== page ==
Urban Over Here, Loss of Rural Freedom Over There

    Photo of downtown Staunton, Virginia, by Dougstone cia Creative Commons

    On the national level, the Tea Party has been viewed by some as a conservative movement concerned with rolling back changes over the past few decades for social and economic justice. On the local level, though, community developers and planners may notice more a particular interest of Tea Party and associated “patriot” groups. This interest has to do with the false idea that planners are trying to change how people in suburban and rural areas live, by forcing them to move into urban, densely developed enclaves, or removing their right to build in rural areas.

    Here in Virginia this idea has upended the comprehensive planning process in several localities, notably recently in Chesterfield County, a suburb of Richmond, where the leadership sent a draft plan back to planners for a re-write after Tea Party types challenged it. In other areas of the state citizens have questioned a state law that requires counties over a certain minimum population to designate areas for “urban development.” The state chapter of the American Planning Association supports a bill in the state legislature this winter that would make these urban development areas optional, rather than mandatory, understanding that every locality is different and a one-size-fits-all solution may not be appropriate.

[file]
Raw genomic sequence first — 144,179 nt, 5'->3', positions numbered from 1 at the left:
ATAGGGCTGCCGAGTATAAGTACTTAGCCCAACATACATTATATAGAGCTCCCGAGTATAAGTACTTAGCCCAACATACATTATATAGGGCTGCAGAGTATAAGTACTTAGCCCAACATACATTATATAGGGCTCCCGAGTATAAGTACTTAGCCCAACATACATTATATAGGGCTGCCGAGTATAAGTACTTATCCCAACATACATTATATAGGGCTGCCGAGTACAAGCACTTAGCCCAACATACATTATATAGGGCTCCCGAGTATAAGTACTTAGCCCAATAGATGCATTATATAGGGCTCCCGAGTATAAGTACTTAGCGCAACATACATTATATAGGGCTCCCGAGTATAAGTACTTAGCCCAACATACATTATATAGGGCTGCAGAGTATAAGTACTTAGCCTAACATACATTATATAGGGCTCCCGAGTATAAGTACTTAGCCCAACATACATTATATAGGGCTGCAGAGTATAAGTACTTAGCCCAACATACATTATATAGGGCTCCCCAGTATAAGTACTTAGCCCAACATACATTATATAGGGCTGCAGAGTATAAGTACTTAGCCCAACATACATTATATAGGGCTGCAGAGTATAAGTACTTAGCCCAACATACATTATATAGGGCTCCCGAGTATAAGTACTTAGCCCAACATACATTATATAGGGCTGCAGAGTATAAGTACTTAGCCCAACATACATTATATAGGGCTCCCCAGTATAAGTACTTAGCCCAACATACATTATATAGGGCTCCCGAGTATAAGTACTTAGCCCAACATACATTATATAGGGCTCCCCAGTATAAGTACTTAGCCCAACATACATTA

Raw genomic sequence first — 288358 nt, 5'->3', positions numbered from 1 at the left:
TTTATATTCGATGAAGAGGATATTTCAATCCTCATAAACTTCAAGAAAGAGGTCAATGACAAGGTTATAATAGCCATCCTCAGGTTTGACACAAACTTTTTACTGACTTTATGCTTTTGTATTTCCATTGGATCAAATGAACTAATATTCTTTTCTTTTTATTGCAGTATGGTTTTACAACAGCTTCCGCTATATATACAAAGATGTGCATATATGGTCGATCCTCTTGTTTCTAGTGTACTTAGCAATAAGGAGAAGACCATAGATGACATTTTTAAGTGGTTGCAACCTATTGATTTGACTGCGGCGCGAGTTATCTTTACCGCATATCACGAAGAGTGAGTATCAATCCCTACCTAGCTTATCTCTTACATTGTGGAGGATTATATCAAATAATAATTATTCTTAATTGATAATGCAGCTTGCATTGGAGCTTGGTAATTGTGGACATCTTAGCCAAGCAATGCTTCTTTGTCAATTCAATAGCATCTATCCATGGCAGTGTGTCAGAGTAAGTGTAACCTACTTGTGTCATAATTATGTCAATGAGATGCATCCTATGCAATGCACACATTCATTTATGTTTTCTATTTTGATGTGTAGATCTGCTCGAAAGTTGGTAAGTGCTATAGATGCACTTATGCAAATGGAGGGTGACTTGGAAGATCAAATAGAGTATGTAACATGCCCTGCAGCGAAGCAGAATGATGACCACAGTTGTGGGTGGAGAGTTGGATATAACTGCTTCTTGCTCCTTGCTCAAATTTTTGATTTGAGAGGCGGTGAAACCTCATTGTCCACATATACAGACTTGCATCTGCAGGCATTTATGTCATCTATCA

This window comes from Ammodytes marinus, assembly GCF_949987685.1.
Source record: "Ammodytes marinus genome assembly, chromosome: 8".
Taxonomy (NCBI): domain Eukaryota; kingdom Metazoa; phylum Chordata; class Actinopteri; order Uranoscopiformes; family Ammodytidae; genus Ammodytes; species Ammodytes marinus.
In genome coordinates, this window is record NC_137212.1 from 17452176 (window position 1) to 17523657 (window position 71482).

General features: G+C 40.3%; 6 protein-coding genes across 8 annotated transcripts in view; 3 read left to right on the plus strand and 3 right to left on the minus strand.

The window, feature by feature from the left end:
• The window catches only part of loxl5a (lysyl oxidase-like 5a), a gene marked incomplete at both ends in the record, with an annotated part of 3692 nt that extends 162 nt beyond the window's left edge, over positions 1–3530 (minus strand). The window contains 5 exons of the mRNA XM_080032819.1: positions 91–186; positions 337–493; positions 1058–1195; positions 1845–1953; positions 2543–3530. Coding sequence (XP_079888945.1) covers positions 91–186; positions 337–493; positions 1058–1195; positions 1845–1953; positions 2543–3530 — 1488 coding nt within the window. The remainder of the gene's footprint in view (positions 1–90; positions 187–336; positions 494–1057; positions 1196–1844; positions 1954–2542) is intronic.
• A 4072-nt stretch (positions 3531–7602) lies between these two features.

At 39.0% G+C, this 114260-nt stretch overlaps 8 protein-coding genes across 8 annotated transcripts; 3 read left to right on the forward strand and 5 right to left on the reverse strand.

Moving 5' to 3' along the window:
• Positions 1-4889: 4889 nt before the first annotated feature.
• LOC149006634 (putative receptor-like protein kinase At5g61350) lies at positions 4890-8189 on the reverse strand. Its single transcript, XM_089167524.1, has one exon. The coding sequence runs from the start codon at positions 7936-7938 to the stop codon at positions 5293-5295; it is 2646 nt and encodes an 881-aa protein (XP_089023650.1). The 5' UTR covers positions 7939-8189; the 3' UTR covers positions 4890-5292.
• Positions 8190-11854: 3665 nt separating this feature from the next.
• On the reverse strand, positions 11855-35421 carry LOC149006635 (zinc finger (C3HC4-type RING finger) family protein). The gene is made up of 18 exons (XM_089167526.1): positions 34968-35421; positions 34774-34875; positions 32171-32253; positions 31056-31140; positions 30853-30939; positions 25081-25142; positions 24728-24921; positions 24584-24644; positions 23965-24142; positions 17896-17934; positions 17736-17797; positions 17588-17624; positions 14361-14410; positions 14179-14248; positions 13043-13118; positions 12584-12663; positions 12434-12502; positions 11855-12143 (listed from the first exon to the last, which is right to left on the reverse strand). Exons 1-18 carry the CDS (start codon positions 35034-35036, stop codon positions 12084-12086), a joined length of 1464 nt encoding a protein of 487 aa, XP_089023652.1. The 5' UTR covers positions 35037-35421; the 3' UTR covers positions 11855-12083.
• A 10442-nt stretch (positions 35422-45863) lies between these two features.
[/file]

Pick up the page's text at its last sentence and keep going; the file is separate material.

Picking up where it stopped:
However, the planners do not agree with the contention that urban development means a loss of freedom to live a suburban or rural lifestyle. In their minds, identifying certain areas for urban development is a useful way to accommodate fast-paced growth while maintaining the historical rural character of other areas.

    Most counties in Central Virginia see preserving rural character as a central goal for them, along with growing their economic base. Property rights is central, too, but for the most part government here has been willing to limit people’s right to do what they want with their property, in order to achieve communitywide goals. The challenge to urban development areas seems to be to say, no, there should be no limits on people’s right to develop their land. As for the objection to creating urbanized islands in otherwise rural or suburban places, it seems to me this is the most rational way to direct new development. There may be variations to look at, but the fundamental principle is that growth will keep coming and we ought to try to influence where it goes.


    David Holtzman is a planner for Louisa County, Virginia, a freelance writer, and a former Shelterforce editor.


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